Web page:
Mar 9, 4:56PM EST0

If your content is good and it's written with a clearly-defined audience in mind, the pitch should really write itself. If you're finding it hard to write a pitch, I think that's a clear sign that you're about to pitch the wrong content. Beyond that, approach your pitch in the same way you woud approach an article. What's the headline? What's the hook? What are you asking the reader to do? Imagine you were about to receive that email yourself. Would you open it? Would you reply? If not, start again.

Last edited @ Mar 9, 6:10PM EST.
Mar 9, 6:09PM EST0
What interests or hobbies inspired you to become a sports writer?
Mar 9, 3:02PM EST0

I've always had an interest in sport but it was never a true passion until I got to work in the industry. My wife is the real sports enthusiast in my family and she introduced me to it via a British charity called SportsAid. We worked there together for several years. The inspiration usually flowed in the other direction. Every time I got to meet an athlete I would go home and run a little further, train a little harder.

Mar 9, 6:04PM EST0
What are some of your experiences with non-text content?
Mar 9, 10:23AM EST0

I've worked on a few videos over the years (this is a good example) and the main thing I learned from this experience is that the concept always comes first. Commissioning a film without a clear brief for the filmmaker, or a good vision for what you want the film to be about, is an expensive recipe for disaster. Everything flows from the original concept. The tighter the better. Whenever I write video scripts it always amazes me how little copy you need. It's a great skill, writing for video, because there's no room for error. Every word you use has to work, and everything needs to be said in as few words as possible. Top tip: most directors will be able to give you a word limit. If it's a 30-second film, start with four or five sentences.

Mar 9, 5:56PM EST0
What are the types of audiences with which you have been involved with or associated?
Mar 9, 4:07AM EST0

Are you asking which audiences I've written for Alexey? I hope I'm answering your question here! Currently the primary audience I write for is people who own small businesses, and their employees. In my last job it was people who followed Olympic and Paralympic sport, focusing on potential sponsors such as banks, insurance companies, and other corporations. I've also written a lot of consumer content, especially back in my travel writing days.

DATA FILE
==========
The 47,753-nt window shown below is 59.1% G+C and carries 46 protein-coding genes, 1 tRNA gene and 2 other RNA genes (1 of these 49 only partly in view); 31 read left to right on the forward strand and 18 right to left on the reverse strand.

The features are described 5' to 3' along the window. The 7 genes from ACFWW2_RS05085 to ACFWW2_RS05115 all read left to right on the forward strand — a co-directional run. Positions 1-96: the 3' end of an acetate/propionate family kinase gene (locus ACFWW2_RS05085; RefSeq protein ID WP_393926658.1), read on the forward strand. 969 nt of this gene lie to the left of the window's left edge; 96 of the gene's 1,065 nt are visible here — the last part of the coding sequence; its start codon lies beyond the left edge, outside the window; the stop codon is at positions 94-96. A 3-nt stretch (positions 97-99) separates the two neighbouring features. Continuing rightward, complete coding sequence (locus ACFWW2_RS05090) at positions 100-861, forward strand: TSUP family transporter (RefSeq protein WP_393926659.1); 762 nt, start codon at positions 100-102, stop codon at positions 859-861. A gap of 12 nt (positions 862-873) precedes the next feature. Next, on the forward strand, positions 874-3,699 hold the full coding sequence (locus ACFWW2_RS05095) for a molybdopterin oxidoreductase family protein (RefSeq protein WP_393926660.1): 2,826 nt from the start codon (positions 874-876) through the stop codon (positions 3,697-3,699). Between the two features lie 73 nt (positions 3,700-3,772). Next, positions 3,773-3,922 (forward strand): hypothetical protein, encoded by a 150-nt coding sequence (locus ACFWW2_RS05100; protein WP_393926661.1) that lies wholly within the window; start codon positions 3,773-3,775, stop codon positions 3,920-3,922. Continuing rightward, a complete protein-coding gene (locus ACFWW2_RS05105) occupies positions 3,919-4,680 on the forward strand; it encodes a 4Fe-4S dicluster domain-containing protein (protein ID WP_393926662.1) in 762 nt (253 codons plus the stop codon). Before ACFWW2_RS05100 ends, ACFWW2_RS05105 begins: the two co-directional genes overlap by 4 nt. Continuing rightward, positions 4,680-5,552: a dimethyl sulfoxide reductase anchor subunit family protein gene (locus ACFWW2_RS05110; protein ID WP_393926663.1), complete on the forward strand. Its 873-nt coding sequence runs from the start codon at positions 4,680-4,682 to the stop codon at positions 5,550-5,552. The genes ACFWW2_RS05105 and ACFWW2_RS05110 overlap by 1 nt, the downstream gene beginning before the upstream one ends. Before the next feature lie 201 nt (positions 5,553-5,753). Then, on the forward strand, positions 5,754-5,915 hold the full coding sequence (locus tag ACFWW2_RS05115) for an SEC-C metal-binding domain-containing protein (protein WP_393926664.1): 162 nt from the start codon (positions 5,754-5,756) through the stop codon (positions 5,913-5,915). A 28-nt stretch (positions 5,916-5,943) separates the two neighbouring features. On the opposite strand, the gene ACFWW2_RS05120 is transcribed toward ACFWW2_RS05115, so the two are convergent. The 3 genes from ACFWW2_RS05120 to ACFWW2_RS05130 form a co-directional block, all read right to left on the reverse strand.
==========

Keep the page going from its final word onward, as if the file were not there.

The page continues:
Mar 9, 5:48PM EST0
What are your thoughts about key word research and why do you feel this way?
Mar 8, 11:41PM EST0

Key word research is essential for any content that you want to rank highly in Google search results. It can be less important to content that's more educational or informative in nature, such as blog posts, but it's still a useful way to get ideas and ensure you're answering people's questions and concerns correctly. Why do I feel this way? Because Google sits on one of the biggest content-related datasets ever collected and that makes it a mine of useful information.

Last edited @ Mar 9, 6:15PM EST.
Mar 9, 5:42PM EST0
Who are some of the most interesting athletes you have interviewed and why?
Mar 8, 9:56PM EST0

I spent about five years working in Olympic and Paralympic sport in the UK and I was lucky to meet many incredibly inspiring athletes, from Olympic champions to young athletes just starting out on their journey to the top. I especially enjoyed interviewing some of the younger athletes because it always blew me away how composed and focused they were at such a young age. They were typically at least four years away from competing at the Games so most hadn't finished their education yet, and the dedication they have is incredible. I was very struck by a British skier, Millie Knight, who's competing in the Winter Paralympics in Korea this weekend. I interviewed her a few times in 2013 and 2014. Millie lost her sight as a child and now skies for Great Britain, becoming the youngest ever Winter Paralympian in British history four years ago in Sochi, when she was just 15. Hers is one of many amazing stories that all too often go completely unreported. Her achievements are unique but there are many more athletes like her who deserve a lot more recognition than they get.

Last edited @ Mar 9, 6:15PM EST.
Mar 9, 5:38PM EST0
What types of social media tools do you utilize to get help for content writing?
Mar 8, 2:37PM EST0

The two that I've already mentioned, Buzzsumo and Followerwonk, are probably my favorites. Buzzsumo is great for research because when you use it to search for articles on particular topics, it ranks the articles by the number of times they have been shared on social media. This is a pretty strong indication that it's good content. Followerwonk helps you find like-minded people on Twitter who share an interest in the topic you're working on. They might be able to help with your research, maybe provide an interview, or be up for sharing your article after it's published.

Last edited @ Mar 9, 6:16PM EST.
Mar 9, 5:26PM EST0
After you have published your content, what are some of the ways in which you promote it?
Mar 8, 2:29PM EST0